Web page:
Kjetil Nordhus (Green Carnation) on RockOverdose: “Today we know more what we want and do what we need to do in order to fulfil our aims.”

The Norwegian progressive metalers Green Carnation are visiting Greece for the first time on two special shows in Thessaloniki and Athens together with the mighty Moonspell on their special anniversary tour.

Frontman Kjetil Nordhus answers our questions on their very first appearances in Greece, their latest album plus a whole lot more. Read the full interview.


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RockOverdose: “Leaves Of Yesteryear” came out in 2020. It marked your return to discography, being your first album in 14 years. Looking back, are you pleased with the end result and its reception?



Kjetil Nordhus (Green Carnation): Yes, I think we couldn’t have asked for more. It was a weird time to release our first album for 14 years, being a couple of months into a whole new situation for the entire world, but I don’t think we lost too much on that. Maybe people had more time to check new music, because I think we managed to spread the word a lot, of course helped by our label Season of Mist.




RockOverdose: You'll be playing two shows here in Athens and Thessaloniki, along with the mighty Moonspell. Although the greek audience has had the chance of seeing Moonspell perform numerous times through the years, this will be your very first appearances in Greece. It kind of baffles me that it took you so long to be honest, because you have a dedicated following here. What should we expect from Green Carnation on stage?



Kjetil Nordhus (Green Carnation): It has kind of baffled us too, honestly. Especially since our comeback in 2016, trying to book shows in Greece has been one of our main priorities. And it hasn’t been lack of interest either, just a long line of different obstacles. I guess all that just makes it feel even sweeter now when it is happening at last.


What to expect from us on stage? We have been preparing a set that touches into all of our albums one way or another, and it is a set where we have been working a lot with getting the different components to fit so well together that it feels like one experience, from start to end.



RockOverdose: Moonspell will be playing two sets: an acoustic one plus a full on electric show.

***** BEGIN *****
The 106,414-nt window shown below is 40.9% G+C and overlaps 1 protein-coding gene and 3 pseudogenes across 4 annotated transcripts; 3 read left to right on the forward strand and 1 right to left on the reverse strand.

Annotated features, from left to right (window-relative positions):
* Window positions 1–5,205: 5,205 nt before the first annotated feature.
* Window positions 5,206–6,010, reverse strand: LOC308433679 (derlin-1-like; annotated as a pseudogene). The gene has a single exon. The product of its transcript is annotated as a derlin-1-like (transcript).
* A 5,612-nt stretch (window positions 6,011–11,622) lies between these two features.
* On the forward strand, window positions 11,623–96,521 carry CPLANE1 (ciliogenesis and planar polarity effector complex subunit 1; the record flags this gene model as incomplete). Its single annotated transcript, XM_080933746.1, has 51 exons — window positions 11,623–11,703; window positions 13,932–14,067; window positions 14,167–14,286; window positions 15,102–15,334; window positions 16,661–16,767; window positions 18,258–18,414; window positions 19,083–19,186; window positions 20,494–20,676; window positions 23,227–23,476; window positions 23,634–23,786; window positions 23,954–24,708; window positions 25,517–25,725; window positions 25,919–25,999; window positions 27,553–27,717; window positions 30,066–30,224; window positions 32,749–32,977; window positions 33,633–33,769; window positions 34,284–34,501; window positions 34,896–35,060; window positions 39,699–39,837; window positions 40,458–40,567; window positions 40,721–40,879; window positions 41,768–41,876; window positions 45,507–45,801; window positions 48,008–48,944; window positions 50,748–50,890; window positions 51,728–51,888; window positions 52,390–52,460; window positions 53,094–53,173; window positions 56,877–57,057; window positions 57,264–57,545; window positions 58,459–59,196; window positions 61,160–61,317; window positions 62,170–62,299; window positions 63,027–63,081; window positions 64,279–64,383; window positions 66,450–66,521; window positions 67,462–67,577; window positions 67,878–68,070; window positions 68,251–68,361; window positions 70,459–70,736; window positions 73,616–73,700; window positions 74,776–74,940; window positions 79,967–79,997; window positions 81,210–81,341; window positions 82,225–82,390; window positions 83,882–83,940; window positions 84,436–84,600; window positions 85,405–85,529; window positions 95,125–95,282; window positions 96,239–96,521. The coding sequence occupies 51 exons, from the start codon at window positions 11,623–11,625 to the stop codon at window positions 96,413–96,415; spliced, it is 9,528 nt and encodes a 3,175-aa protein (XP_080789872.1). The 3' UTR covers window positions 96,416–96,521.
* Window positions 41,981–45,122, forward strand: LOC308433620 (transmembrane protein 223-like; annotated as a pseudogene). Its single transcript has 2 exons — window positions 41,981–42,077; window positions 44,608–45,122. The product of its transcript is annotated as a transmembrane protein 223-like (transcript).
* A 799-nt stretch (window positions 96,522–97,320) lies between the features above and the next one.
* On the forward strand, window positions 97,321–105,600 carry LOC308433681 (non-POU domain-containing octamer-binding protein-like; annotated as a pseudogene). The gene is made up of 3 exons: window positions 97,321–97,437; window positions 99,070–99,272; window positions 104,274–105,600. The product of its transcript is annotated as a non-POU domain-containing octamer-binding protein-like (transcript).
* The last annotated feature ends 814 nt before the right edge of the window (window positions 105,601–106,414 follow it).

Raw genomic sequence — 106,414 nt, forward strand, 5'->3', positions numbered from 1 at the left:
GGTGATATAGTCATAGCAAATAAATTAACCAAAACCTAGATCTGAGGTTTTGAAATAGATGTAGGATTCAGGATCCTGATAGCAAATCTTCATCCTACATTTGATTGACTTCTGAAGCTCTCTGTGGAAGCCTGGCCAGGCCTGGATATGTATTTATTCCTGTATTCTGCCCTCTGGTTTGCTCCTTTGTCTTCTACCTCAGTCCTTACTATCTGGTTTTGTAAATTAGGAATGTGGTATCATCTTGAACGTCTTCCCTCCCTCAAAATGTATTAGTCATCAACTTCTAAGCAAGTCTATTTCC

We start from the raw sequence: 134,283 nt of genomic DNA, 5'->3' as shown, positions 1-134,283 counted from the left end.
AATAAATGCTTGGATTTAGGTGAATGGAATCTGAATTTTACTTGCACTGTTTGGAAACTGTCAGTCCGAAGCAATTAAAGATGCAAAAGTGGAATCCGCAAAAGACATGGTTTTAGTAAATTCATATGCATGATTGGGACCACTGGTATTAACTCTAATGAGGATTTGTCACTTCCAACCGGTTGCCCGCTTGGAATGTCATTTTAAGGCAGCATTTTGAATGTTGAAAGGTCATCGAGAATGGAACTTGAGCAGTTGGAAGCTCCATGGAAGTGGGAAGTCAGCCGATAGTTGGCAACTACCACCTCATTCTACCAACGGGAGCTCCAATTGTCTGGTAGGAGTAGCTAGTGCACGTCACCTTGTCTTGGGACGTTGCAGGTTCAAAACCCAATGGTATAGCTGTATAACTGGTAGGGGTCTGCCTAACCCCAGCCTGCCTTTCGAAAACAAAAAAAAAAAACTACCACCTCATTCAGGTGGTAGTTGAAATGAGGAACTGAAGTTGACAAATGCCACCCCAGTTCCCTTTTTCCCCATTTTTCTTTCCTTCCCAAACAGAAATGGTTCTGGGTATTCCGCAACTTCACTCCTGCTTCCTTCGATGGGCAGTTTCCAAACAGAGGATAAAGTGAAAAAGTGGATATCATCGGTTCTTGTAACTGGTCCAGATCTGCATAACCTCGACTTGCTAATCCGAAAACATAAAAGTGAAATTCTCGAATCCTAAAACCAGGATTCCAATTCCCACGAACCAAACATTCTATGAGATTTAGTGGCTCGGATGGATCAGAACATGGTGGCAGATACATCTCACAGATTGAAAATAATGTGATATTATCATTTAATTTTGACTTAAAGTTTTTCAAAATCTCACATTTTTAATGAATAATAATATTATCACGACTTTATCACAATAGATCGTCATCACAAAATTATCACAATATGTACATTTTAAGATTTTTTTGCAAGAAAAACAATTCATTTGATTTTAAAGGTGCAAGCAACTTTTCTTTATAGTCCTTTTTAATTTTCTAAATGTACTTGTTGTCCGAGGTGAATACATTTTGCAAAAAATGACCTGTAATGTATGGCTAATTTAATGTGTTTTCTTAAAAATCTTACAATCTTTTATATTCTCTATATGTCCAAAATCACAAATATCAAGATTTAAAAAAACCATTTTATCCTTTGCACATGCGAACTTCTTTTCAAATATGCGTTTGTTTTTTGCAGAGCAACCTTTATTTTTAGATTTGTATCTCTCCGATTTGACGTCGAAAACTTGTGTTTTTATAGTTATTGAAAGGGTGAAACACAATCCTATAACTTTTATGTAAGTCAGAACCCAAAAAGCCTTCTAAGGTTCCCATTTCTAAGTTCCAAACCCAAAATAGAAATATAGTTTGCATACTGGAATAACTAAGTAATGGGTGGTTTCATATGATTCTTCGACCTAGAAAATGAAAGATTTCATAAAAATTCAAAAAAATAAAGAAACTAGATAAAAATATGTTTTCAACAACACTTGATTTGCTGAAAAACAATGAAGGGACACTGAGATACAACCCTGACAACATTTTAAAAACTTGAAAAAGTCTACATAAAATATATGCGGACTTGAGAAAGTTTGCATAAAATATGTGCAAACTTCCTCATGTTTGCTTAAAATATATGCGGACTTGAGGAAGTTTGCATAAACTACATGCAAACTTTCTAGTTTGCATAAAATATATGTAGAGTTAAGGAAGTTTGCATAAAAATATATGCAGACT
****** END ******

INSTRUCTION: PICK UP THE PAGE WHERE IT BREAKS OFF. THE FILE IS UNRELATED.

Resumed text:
Obviously, you've delved into both areas. You re-released “The Acoustic Verses” recently and you did a short acoustic tour earlier this year. Would you consider doing a show or tour showcasing both sides of the band in such a way, playing two different sets, like Moonspell?



Kjetil Nordhus (Green Carnation): Yes, the crowd on these shows will certainly get value for money. It is certainly something worth consider, and we will be doing something in that direction next year at ProgPower USA, playing a full electronic set one day and an acoustic set the day after.



RockOverdose:After these shows you' ll be travelling to The Netherlands for three concerts with The Gathering. Do you find it flattering that prestigious bands like Moonspell and The Gathering are inviting Green Carnation to play with them?


Kjetil Nordhus (Green Carnation): Yes, we find it very flattering, to be honest. Both those band have been important to me personally, and it fills me with pride to know that Moonspell and The Gathering acknowledge what we are doing and want us to play with them. It makes the five shows in November even more special for us, to be honest.



RockOverdose:I noticed that there is a use of bouzouki in your live perfomance of the song “Lullaby In Winter”, an instrument used predominantly in greek and middle eastern music. How did that come about?



Kjetil Nordhus (Green Carnation): Our guitarist Michael Krumins has been into world music for many years, and he is the one who brought the Greek bouzouki into the band. Even before he joined the band, Green Carnation had been flirting with music from other sides of the world (for example the “Indian” theme in “Light of Day, Day of Darkness”. And I can reveal that we have made something special for our Greek fans for the shows in November. Hope you’ll like it.